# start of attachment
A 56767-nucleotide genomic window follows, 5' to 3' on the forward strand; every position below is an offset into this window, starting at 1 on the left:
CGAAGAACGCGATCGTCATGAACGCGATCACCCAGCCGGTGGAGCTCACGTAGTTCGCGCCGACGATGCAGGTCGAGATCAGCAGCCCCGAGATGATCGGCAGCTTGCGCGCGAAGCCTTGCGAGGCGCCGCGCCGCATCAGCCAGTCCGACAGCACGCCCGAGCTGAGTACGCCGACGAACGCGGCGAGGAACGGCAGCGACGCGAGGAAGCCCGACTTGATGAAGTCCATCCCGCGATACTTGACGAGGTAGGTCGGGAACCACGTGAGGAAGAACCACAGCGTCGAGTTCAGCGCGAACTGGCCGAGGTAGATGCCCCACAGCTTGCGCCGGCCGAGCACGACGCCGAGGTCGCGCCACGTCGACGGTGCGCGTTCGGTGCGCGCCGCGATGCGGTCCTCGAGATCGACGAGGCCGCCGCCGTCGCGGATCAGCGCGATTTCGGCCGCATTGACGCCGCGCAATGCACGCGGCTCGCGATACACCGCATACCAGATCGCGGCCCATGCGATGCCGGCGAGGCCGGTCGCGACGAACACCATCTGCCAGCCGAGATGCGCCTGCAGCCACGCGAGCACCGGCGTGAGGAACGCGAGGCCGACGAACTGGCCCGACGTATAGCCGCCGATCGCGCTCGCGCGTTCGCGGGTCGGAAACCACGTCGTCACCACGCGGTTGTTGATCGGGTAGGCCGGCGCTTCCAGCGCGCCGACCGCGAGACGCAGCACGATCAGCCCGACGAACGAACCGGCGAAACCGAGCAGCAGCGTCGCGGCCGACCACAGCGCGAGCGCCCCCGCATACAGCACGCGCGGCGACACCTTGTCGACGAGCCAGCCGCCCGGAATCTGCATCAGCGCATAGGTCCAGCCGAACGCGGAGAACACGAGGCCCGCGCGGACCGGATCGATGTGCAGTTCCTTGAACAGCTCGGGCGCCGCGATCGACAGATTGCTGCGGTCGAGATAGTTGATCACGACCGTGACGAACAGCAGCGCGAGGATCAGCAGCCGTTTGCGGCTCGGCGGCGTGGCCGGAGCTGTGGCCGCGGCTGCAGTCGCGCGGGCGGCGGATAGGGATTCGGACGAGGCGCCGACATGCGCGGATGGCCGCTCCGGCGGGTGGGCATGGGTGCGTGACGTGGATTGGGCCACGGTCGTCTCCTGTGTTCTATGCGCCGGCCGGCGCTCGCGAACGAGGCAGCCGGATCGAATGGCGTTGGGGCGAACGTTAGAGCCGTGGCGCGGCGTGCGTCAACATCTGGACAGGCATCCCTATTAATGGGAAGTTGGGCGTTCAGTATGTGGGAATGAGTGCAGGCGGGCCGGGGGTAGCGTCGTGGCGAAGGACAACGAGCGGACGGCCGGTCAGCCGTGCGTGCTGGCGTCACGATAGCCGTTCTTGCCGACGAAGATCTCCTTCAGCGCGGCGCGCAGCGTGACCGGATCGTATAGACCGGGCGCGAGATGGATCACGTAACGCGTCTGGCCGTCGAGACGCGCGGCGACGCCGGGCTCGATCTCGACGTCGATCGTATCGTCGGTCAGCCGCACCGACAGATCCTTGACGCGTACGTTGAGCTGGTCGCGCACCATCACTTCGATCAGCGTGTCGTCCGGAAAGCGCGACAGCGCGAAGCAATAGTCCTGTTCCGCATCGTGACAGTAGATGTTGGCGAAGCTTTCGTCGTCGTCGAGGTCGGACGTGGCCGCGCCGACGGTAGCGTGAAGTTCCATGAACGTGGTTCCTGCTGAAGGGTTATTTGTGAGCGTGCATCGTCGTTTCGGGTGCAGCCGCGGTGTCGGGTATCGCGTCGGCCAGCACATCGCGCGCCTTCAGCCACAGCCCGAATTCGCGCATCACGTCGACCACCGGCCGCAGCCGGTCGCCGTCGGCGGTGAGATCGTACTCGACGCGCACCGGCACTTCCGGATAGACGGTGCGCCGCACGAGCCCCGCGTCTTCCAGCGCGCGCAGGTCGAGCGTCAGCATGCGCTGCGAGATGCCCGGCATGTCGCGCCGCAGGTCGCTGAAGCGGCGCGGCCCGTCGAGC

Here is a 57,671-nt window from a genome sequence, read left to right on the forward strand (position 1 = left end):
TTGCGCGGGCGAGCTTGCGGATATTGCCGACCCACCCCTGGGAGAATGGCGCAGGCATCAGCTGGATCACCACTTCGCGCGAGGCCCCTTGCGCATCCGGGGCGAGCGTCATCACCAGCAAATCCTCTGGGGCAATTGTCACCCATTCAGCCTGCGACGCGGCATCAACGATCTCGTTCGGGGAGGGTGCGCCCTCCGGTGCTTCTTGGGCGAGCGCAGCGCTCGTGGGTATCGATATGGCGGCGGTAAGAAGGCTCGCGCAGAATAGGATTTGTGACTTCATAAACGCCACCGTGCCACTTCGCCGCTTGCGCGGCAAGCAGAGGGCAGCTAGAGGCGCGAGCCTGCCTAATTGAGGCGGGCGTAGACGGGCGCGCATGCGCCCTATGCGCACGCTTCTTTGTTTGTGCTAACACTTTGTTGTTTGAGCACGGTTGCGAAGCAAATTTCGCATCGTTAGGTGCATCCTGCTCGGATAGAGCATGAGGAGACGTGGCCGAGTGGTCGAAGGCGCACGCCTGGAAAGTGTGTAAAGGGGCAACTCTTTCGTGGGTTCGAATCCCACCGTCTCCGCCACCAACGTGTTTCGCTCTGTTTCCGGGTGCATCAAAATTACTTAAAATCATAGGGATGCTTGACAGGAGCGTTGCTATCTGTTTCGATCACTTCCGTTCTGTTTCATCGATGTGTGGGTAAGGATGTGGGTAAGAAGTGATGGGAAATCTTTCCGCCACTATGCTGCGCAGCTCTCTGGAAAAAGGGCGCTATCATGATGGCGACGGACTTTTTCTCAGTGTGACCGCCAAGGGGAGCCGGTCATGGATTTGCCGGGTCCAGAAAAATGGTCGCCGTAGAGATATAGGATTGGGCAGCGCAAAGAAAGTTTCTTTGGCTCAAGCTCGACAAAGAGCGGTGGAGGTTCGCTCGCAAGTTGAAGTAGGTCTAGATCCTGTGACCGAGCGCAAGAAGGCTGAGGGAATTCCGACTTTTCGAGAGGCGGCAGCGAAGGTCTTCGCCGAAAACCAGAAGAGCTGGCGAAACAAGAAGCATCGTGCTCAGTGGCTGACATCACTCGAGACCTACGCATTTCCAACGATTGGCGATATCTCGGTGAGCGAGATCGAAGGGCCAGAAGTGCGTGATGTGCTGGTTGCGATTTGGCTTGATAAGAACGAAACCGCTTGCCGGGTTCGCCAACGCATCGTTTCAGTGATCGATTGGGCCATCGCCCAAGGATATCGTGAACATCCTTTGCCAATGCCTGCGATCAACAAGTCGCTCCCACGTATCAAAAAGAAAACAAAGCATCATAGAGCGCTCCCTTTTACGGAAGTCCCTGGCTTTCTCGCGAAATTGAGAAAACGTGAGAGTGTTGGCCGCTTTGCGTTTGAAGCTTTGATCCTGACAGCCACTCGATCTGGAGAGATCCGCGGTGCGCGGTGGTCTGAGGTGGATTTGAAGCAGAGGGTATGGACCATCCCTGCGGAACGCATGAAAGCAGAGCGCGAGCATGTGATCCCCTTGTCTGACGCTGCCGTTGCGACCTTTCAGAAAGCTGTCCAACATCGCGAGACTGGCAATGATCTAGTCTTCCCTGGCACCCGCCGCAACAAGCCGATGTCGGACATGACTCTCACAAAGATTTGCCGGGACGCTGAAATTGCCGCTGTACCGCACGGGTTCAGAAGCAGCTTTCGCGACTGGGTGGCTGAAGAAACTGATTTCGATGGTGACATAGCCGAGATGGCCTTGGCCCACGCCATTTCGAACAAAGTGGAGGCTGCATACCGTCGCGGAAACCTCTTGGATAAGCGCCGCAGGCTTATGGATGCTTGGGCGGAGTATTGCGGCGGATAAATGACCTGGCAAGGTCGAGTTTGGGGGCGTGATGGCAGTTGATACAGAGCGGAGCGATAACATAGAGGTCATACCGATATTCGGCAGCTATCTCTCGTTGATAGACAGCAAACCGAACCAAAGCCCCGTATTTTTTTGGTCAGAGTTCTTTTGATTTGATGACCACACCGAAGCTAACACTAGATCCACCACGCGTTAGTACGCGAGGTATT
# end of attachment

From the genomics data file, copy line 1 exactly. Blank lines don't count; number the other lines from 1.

A 56767-nucleotide genomic window follows, 5' to 3' on the forward strand; every position below is an offset into this window, starting at 1 on the left: